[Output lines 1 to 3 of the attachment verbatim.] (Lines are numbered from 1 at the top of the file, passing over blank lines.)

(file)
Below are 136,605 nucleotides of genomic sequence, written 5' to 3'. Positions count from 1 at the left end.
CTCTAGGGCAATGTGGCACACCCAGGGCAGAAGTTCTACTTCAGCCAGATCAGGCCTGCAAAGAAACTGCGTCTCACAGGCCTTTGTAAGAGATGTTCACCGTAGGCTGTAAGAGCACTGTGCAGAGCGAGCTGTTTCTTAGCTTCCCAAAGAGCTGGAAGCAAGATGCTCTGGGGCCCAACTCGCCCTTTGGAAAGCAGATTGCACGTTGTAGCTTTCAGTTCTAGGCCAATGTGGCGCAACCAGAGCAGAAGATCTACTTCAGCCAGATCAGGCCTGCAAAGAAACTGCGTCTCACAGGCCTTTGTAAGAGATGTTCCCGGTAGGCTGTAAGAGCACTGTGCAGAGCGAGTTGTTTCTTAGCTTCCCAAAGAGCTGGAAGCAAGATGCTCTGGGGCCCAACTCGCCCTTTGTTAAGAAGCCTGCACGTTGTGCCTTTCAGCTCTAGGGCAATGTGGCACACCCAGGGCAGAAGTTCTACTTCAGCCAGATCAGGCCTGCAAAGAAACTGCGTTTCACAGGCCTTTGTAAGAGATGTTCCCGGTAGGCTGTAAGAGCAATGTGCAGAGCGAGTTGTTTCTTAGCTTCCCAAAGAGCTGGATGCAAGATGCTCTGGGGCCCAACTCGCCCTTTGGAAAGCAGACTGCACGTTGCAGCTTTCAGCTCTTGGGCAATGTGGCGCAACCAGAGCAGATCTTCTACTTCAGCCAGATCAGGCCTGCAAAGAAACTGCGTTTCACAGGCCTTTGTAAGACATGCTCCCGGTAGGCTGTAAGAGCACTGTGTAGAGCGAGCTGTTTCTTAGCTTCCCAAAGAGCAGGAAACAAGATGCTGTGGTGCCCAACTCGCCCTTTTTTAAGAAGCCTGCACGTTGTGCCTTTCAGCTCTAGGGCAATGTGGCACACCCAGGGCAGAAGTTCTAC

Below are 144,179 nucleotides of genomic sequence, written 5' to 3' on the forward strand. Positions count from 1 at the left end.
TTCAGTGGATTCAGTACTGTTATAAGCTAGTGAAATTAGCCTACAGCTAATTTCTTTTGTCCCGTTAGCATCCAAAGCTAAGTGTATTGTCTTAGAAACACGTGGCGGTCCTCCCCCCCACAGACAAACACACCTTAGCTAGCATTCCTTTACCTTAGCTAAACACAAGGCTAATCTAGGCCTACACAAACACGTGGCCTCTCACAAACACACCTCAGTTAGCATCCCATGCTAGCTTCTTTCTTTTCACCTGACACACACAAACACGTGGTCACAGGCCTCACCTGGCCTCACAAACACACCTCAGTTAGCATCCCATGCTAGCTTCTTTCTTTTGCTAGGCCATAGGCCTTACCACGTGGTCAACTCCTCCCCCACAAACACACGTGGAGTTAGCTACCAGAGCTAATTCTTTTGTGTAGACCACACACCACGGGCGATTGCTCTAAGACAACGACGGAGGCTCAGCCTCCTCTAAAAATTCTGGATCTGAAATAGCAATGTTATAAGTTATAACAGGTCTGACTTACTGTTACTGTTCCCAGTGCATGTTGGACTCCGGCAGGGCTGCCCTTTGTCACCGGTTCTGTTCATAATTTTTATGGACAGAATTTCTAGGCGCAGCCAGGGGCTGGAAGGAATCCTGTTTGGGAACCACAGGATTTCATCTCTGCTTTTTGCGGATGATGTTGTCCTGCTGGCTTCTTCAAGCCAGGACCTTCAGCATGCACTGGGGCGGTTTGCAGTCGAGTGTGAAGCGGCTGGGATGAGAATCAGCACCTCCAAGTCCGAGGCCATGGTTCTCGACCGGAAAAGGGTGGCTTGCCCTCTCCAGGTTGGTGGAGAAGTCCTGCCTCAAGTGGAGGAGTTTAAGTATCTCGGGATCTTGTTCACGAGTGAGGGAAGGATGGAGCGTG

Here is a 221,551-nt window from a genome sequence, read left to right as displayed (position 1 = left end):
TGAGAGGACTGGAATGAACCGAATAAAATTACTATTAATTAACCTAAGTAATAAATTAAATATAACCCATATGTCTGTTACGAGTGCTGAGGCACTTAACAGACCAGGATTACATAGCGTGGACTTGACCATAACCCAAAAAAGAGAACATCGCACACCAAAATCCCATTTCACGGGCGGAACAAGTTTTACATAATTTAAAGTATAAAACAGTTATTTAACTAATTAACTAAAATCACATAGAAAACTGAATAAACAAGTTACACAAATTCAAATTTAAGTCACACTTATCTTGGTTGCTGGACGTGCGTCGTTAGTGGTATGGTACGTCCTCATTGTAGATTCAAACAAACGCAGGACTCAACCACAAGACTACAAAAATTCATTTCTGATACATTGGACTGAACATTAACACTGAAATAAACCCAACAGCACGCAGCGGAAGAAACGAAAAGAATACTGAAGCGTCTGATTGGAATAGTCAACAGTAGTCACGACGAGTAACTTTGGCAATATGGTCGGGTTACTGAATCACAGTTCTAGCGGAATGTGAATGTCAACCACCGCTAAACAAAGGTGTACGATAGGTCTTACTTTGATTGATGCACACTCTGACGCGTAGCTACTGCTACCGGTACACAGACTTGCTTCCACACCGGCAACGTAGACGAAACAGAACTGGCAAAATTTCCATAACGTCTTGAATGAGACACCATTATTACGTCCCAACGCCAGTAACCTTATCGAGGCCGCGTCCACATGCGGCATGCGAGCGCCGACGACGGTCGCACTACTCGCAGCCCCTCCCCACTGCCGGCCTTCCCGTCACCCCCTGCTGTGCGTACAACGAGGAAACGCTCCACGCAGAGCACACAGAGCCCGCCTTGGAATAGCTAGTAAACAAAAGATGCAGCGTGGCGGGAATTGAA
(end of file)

Below are 136,605 nucleotides of genomic sequence, written 5' to 3'. Positions count from 1 at the left end.
CTCTAGGGCAATGTGGCACACCCAGGGCAGAAGTTCTACTTCAGCCAGATCAGGCCTGCAAAGAAACTGCGTCTCACAGGCCTTTGTAAGAGATGTTCACCGTAGGCTGTAAGAGCACTGTGCAGAGCGAGCTGTTTCTTAGCTTCCCAAAGAGCTGGAAGCAAGATGCTCTGGGGCCCAACTCGCCCTTTGGAAAGCAGATTGCACGTTGTAGCTTTCAGTTCTAGGCCAATGTGGCGCAACCAGAGCAGAAGATCTACTTCAGCCAGATCAGGCCTGCAAAGAAACTGCGTCTCACAGGCCTTTGTAAGAGATGTTCCCGGTAGGCTGTAAGAGCACTGTGCAGAGCGAGTTGTTTCTTAGCTTCCCAAAGAGCTGGAAGCAAGATGCTCTGGGGCCCAACTCGCCCTTTGTTAAGAAGCCTGCACGTTGTGCCTTTCAGCTCTAGGGCAATGTGGCACACCCAGGGCAGAAGTTCTACTTCAGCCAGATCAGGCCTGCAAAGAAACTGCGTTTCACAGGCCTTTGTAAGAGATGTTCCCGGTAGGCTGTAAGAGCAATGTGCAGAGCGAGTTGTTTCTTAGCTTCCCAAAGAGCTGGATGCAAGATGCTCTGGGGCCCAACTCGCCCTTTGGAAAGCAGACTGCACGTTGCAGCTTTCAGCTCTTGGGCAATGTGGCGCAACCAGAGCAGATCTTCTACTTCAGCCAGATCAGGCCTGCAAAGAAACTGCGTTTCACAGGCCTTTGTAAGACATGCTCCCGGTAGGCTGTAAGAGCACTGTGTAGAGCGAGCTGTTTCTTAGCTTCCCAAAGAGCAGGAAACAAGATGCTGTGGTGCCCAACTCGCCCTTTTTTAAGAAGCCTGCACGTTGTGCCTTTCAGCTCTAGGGCAATGTGGCACACCCAGGGCAGAAGTTCTAC

Below are 144,179 nucleotides of genomic sequence, written 5' to 3' on the forward strand. Positions count from 1 at the left end.